Red Wing City Council briefsFrom the meeting of March 12, 2012.
Snowmobile trail OK’d
Snowmobiles now will be allowed to use a small portion of Burnside Trail.
After introducing the ordinance at its last meeting, the council narrowly approved a request from the Red Wing Riverview Riders Snowmobile Club to allow for legal riding on .38 miles of the trail from Motel Avenue to Burnside Cemetery.
The snowmobile club will maintain and groom the trail. It also will post a 10 mph speed limit.
“It’s just safer to have the trail signed and put a speed limit on it,” Council member Dean Hove said. “It’s a very limited season. We’re not talking about snowmobiles riding on this year-round.”
But since it is a walking trail, some council members still were worried about also allowing snowmobiles.
“I still have a lot of concerns about motorized vehicles and pedestrians (together),” Council President Ralph Rauterkus said.
Council members Hove, Dan Bender, Marilyn Meinke and Peggy Rehder voted to allow snowmobiles on the trail. Rauterkus and Council member Mike Schultz voted against the resolution. Council member Lisa Bayley was absent.
The council separately had been asked by some residents to plow a similar portion of the trail, but denied that request in February.
Lobbying services approved
The City Council on Monday unanimously approved hiring a lobbyist to fight for a solid waste processing statute that would help local incinerator operations.
A law requiring metro area waste haulers to bring garbage to incinerators — such as Red Wing’s — before landfills already is in place, but hasn’t been enforced.
Now there is language making its way through the legislature mandating a study before the statute would be effective, Council member Peggy Rehder said.
“That would slow us down at least a year,” she said.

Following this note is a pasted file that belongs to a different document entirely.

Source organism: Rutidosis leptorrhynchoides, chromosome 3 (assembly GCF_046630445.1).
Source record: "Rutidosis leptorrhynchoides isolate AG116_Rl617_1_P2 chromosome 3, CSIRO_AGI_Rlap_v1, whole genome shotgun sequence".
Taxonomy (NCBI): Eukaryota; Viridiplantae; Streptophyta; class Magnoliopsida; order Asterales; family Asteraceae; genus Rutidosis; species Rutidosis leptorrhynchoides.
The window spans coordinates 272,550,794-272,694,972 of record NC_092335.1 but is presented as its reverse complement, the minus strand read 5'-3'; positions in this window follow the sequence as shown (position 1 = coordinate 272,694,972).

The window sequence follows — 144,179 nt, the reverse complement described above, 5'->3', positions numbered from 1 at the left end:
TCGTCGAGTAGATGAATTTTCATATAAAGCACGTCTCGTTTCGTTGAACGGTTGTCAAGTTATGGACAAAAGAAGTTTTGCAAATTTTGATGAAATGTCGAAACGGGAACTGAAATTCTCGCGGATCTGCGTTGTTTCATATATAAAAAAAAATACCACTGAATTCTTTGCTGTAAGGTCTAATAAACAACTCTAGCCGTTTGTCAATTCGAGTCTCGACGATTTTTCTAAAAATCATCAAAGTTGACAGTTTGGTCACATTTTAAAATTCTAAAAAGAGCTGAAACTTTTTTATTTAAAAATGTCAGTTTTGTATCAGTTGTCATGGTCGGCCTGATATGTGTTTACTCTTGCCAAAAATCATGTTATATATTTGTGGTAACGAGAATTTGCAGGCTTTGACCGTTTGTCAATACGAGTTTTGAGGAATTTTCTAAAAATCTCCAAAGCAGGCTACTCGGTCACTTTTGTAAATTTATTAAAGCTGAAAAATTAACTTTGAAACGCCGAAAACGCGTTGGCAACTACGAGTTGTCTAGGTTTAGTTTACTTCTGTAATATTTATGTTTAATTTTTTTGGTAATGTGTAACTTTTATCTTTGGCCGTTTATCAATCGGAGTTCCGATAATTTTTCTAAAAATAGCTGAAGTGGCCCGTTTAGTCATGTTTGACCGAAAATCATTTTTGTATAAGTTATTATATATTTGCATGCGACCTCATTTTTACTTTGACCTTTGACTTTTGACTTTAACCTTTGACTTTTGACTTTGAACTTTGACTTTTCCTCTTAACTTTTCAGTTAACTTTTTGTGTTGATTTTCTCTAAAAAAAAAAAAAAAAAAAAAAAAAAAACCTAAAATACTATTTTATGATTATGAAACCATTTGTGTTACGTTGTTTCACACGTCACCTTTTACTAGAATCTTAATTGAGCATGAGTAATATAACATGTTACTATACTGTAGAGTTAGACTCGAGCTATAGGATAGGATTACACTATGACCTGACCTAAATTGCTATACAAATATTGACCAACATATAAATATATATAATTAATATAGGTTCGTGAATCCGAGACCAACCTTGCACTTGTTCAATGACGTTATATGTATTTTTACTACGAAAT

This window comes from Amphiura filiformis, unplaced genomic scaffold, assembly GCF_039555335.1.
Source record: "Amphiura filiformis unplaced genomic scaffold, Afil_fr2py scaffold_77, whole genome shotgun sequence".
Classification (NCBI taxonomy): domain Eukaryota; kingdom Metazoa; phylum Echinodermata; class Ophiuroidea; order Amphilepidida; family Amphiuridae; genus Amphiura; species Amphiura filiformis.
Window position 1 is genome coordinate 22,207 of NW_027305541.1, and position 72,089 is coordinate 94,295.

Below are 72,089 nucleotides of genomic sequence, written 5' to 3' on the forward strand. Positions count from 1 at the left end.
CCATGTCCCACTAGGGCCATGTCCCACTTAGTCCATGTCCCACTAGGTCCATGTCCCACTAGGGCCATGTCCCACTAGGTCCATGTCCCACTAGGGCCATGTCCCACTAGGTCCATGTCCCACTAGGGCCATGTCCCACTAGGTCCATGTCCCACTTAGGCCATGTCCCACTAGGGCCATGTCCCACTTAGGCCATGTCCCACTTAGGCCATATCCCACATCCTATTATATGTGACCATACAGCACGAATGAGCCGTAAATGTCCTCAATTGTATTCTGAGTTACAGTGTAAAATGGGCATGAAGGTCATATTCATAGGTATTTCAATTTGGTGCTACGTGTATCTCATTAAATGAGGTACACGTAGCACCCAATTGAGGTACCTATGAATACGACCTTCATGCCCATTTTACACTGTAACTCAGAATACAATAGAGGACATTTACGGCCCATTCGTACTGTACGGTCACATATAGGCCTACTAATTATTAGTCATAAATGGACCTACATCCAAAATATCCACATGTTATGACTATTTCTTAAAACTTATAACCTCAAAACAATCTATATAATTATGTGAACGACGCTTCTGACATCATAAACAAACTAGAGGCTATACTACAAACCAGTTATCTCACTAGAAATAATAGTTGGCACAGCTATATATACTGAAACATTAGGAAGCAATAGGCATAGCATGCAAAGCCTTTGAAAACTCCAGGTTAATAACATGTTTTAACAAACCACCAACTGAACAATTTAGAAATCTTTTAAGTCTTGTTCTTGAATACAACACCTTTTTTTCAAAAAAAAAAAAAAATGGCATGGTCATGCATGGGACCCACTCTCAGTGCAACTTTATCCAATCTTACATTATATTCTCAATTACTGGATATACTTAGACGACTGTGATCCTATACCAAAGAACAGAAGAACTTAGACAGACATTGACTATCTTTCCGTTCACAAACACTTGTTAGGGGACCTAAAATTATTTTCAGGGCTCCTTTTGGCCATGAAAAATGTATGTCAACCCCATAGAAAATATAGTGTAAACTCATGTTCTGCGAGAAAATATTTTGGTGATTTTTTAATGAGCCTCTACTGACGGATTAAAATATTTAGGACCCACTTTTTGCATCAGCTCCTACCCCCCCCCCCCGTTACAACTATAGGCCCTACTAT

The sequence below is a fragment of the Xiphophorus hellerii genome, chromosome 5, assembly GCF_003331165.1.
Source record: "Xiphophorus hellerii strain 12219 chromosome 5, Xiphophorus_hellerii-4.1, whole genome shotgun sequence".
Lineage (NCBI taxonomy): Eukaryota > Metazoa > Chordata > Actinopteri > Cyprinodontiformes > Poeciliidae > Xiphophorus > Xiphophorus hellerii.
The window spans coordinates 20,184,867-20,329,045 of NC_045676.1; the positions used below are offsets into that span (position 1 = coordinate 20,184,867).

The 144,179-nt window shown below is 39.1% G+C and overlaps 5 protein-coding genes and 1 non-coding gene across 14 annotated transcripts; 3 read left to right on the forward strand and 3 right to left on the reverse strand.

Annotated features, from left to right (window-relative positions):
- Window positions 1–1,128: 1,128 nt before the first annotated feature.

The city had hoped to decide what action, if any, to take at the incinerator this summer.
“I think this is something urgent we need to take a look at and really move forward with,” Council President Ralph Rauterkus said. “The issue at the solid waste campus and incinerator is urgent.”
The lobbying costs are $8,000, Rehder said, and work would start immediately. The funds will come from the city’s contingency fund.
Legislative priorities laid out
The City Council had taken opinions on issues at the state Legislature, but on Monday it approved 14 resolutions officially spelling out its stances.
Passing resolutions on legislative priorities isn’t tradition, but has been done in the past, Council administrator Kay Kuhlmann said.
During its January workshop, the council discussed a list of 11 priorities, and three were added Monday.
The resolutions included supporting the enforcement of solid waste processing statutes, authorizing local option sales tax, creating standards for ranked-choice voting, opposing to unfunded mandates, opposing the expansion of gambling, supporting requests for local bonding projects and opposing bills changing local control over interim ordinances.
All were approved unanimously. Council member Lisa Bayley was absent.
Monday’s City Council meeting lasted about two and a half hours. Council member Lisa Bayley was absent. Mayor Dennis Egan participated via Skype.
--Compiled by Danielle Nordine, staff writer